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November 18 2019 | Mark Breading

Innovation has gone from a word barely spoken in property/casualty insurance to a trend that has swept through the industry. The past decade, in particular, has seen enormous progress in adopting innovation, operationalizing it into mainstream plans, and driving real transformation in the industry. This is, in large part, due to the change in the industry mindset on innovation over time. Even so, the industry, overall, could be characterized as in the early stages of innovation-driven transformation.

innovation mandatoryGo back 10 or 20 years, and most industry participants held that insurance was different from other industries, somewhat immune to external change factors. The product complexity, regulatory environment, and fundamental nature of the product (pay for something you may never use) did tend to insulate the industry from rapid change. Add to that the actuarial need to understand historical changes over long periods before making big adjustments to product or pricing, and you have a formula for a stable, slow-changing industry. All of those factors are still in play, yet new factors have created the conditions for insurers to think differently, reimagining their businesses and developing bold new strategies for success in the digital age.

The increasing power of the consumer, the sea change in how we communicate, and the rapid advance of technologies has created a whole new context for developing strategies. And the central ingredient in envisioning and implementing these new strategies is innovation. SMA’s new e-book, Insurance and the Innovation Journey: Lessons from a Decade of Progress, describes what has changed over the past decade as insurers have adopted innovation. A wide variety of organizational approaches, culture initiatives, technology tools, new roles, and more have contributed to a growing understanding of how best to harness and institutionalize innovation. 

Is there one right answer, a secret formula for success regarding innovation? Of course not. But there are some great lessons learned and a large palette of tactics and plans from which to choose. One way to make sense of the possibilities is to think of activities in five inter-related areas:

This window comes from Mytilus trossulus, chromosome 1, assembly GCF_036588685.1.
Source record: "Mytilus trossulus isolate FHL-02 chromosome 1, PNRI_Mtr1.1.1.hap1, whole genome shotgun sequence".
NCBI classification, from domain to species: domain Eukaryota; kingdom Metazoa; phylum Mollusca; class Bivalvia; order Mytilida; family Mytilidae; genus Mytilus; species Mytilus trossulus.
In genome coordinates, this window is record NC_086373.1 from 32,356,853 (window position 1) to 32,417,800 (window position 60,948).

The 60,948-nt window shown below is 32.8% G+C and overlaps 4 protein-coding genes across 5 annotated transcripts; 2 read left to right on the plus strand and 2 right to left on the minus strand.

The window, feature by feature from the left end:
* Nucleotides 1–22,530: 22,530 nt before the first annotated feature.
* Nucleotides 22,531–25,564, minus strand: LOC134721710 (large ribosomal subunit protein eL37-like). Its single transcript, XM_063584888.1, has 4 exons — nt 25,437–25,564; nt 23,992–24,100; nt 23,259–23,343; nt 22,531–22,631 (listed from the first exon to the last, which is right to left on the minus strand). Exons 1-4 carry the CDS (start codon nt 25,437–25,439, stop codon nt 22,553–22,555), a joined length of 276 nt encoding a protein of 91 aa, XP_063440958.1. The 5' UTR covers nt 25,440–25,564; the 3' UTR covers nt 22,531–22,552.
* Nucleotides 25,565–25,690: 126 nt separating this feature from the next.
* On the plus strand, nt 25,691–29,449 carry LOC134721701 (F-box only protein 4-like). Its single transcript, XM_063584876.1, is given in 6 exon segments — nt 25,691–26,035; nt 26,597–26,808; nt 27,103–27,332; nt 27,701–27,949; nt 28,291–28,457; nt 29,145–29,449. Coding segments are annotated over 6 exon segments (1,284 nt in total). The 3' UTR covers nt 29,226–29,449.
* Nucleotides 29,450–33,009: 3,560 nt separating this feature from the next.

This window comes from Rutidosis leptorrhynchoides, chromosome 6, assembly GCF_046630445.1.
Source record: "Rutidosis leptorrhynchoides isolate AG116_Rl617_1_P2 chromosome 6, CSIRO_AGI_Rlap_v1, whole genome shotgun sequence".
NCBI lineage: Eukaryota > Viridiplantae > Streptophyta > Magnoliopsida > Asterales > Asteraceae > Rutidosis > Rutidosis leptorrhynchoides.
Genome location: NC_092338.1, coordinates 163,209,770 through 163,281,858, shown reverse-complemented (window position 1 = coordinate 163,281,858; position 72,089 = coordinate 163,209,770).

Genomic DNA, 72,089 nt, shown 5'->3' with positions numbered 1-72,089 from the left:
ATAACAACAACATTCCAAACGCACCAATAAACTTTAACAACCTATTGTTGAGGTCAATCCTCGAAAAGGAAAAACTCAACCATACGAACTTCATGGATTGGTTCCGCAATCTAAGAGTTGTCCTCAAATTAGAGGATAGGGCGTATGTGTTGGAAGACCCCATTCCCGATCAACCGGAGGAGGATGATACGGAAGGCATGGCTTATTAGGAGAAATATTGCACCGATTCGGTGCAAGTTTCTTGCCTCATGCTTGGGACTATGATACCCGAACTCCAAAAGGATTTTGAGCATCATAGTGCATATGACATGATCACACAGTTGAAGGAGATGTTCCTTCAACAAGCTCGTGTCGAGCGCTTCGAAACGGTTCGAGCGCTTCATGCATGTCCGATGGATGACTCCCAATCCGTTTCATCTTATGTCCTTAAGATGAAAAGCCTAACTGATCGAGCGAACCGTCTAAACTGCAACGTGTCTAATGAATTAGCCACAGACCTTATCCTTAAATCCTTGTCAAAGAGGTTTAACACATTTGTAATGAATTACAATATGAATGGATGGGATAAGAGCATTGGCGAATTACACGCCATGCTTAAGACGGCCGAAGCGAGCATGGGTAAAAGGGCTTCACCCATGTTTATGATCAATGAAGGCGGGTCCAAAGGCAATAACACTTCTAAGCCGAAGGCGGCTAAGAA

• Driving Change: There are a variety of actions that must be put in motion by the executive team … actions that must be sustained over time.
  • Sparking Innovation: Giving innovation evangelists a voice, conducting sprints and POCs, and exploring new options are examples of the types of actions needed to spark innovation.
  • Operationalizing for Results: This is where the rubber meets the road – finding ways to embed innovative approaches, partners, and technologies into mainstream plans has proven to be challenging for many.
  • Investing for Growth: Setting up a corporate venture capital unit is the extreme example of investing for growth. But every insurer needs, at the very least, to find ways to reallocate funds for innovative initiatives.

And perhaps the most important of all:

  • Transforming Culture: It is quite difficult to achieve success in any of the other four areas without broad engagement across the enterprise via a specific set of strategies and plans to transform the culture and institutionalize innovation.

Will there come a point in the transformation of the industry where innovation has run its course, and the industry once again stabilizes? Perhaps that is possible, but our view is that it’s unlikely, at least in the next decade.

For more information, ideas, and examples, check out SMA’s new e-book, Insurance and the Innovation Journey: Lessons from a Decade of Progress.

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To learn more, please contact:
Mark Breading
Strategy Meets Action